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RNIB services are still available in Edinburgh

Blind and partially sighted people are still able to access services from sight loss charity RNIB Scotland, whose main office is based in Edinburgh.

"In the current period of uncertainty and confusion it is more important than ever that those who are among the most vulnerable in society still have confidence that they have help and support," said the charity's director James Adams.

Currently, around 170,000 people are living in Scotland with significant sight loss. Although most are over the age of 60, around 3,500 children and young people also have a visual impairment.

"First, and most importantly, our helpline is still open on 0303 123 9999," said Mr Adams. "This can give advice and information and refer people on to other services.

"Information on issues of concern to people with sight loss will also continue to be broadcast, as well as entertainment programmes, by our Connect Radio station, available on Freeview 730 or online. RNIB's Talking Book library can still post or download the thousands of titles we have available in audio and other formats."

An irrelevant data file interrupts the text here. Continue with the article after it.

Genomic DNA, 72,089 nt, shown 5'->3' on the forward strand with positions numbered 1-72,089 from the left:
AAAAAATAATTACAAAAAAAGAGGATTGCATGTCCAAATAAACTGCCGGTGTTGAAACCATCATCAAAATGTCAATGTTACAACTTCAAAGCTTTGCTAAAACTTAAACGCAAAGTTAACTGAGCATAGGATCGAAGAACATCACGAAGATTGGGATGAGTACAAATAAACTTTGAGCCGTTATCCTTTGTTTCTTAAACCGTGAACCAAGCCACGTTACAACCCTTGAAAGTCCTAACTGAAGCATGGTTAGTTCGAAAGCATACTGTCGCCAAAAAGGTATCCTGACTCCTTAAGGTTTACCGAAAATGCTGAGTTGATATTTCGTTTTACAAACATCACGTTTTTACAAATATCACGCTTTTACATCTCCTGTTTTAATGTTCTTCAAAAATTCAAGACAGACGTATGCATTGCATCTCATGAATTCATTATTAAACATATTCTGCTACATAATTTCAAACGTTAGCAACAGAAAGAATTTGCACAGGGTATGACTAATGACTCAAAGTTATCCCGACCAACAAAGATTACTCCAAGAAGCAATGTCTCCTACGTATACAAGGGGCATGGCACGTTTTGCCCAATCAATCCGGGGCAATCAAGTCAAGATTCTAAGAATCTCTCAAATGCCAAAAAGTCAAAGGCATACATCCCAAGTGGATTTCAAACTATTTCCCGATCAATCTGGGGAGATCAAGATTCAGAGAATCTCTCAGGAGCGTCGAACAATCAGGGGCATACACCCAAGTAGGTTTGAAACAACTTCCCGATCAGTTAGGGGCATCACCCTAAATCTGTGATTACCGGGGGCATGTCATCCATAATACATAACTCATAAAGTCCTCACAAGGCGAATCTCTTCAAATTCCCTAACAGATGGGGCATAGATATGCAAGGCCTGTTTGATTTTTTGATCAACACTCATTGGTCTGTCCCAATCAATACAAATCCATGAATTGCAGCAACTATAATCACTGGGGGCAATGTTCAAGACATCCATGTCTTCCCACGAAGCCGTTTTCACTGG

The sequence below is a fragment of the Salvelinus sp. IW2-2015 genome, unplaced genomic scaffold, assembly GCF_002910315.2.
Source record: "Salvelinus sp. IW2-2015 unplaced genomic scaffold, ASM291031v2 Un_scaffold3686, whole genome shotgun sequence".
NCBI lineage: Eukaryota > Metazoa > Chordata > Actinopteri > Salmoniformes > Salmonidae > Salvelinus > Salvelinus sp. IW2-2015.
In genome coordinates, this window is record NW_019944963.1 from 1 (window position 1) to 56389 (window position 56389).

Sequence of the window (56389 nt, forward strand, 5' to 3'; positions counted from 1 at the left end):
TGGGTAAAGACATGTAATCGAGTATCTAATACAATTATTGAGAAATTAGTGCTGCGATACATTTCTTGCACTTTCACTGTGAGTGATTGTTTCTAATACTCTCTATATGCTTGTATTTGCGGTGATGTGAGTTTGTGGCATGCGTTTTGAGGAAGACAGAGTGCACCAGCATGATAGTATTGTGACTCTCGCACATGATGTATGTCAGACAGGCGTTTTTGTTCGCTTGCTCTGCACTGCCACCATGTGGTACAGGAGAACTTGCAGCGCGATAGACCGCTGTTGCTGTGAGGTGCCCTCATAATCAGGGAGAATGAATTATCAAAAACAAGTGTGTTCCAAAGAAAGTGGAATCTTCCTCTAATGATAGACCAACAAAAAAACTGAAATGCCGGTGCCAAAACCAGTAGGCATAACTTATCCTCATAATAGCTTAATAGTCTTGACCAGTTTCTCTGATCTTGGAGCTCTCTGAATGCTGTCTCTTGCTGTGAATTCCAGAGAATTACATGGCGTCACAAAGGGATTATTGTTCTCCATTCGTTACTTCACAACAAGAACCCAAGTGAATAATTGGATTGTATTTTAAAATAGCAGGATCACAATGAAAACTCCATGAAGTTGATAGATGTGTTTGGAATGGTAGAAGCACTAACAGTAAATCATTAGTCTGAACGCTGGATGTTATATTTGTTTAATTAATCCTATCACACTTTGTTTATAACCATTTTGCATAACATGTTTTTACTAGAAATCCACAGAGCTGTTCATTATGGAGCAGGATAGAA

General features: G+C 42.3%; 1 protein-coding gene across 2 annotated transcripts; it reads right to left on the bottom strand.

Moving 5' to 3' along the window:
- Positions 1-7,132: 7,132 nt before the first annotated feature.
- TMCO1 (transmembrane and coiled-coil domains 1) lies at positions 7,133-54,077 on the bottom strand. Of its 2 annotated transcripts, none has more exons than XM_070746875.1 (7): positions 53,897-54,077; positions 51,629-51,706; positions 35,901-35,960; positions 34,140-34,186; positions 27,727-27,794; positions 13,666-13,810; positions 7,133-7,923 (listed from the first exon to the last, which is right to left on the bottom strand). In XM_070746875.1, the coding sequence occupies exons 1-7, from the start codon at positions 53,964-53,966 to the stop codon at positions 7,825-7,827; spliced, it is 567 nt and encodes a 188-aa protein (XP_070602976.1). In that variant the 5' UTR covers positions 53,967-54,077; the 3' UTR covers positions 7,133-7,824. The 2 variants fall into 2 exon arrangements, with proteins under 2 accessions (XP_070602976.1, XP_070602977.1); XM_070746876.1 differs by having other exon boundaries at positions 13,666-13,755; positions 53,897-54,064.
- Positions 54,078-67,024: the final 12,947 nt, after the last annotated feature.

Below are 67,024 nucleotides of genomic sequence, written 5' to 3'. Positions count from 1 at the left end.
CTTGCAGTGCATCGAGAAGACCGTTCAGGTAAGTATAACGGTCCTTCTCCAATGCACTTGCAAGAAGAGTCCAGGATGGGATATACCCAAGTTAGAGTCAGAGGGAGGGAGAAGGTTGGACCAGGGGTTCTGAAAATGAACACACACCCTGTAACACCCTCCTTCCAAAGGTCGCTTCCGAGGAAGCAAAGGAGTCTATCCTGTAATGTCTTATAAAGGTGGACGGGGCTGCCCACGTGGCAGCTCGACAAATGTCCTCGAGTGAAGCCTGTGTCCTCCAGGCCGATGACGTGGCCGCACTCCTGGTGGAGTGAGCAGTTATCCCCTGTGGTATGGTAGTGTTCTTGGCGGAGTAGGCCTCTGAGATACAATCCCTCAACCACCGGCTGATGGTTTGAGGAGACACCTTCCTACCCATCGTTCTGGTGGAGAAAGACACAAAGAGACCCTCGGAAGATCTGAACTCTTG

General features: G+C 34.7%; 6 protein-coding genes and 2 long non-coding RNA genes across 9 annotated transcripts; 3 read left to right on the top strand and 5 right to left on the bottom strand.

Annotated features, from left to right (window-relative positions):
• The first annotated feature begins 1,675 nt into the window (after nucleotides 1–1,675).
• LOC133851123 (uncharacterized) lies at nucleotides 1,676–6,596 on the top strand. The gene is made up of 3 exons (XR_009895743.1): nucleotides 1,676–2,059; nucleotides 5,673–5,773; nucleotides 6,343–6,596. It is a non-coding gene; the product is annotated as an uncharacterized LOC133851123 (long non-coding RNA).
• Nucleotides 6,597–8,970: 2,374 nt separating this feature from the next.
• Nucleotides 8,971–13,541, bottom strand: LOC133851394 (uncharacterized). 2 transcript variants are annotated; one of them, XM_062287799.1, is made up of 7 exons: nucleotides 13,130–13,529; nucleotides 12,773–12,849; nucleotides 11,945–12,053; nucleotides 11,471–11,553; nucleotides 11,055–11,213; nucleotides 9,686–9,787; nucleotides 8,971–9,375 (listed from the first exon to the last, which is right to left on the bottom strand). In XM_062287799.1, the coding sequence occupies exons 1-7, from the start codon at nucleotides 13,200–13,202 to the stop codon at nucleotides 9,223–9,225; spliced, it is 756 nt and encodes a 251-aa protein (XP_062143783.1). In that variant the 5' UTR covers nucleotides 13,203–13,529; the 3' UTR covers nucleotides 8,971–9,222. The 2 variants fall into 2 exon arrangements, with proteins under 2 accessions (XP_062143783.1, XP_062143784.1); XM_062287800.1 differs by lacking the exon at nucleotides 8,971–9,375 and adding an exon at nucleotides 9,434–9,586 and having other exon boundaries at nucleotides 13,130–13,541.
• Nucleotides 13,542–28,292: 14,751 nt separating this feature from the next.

The social work service that the charity offers in Edinburgh, East Lothian and Midlothian can be contacted on 0131 652 3140 on Mondays to Fridays, between 9am until 12 noon. However, staff will not be undertaking any home visits unless these are clearly identified as an emergency.

The Connect Café based in the main office is closed, as is the Resource Centre, although products can still be purchased online. Advice and reassurance to people diagnosed with sight loss will still be available by telephone and email on Monday to Thursday between 9am - 4.45pm, and on Friday from 9am - 4.30pm.

"We know this is an especially trying time for everyone, especially those who are most disadvantaged," said Mr Adams. "But RNIB Scotland will be here for blind and partially sighted people and their families and carers. We are pressing to ensure that all official information is available in accessible formats and that the particular needs of those with sight loss are taken fully into account.

"We want people with sight loss to know they are not alone and that help is available."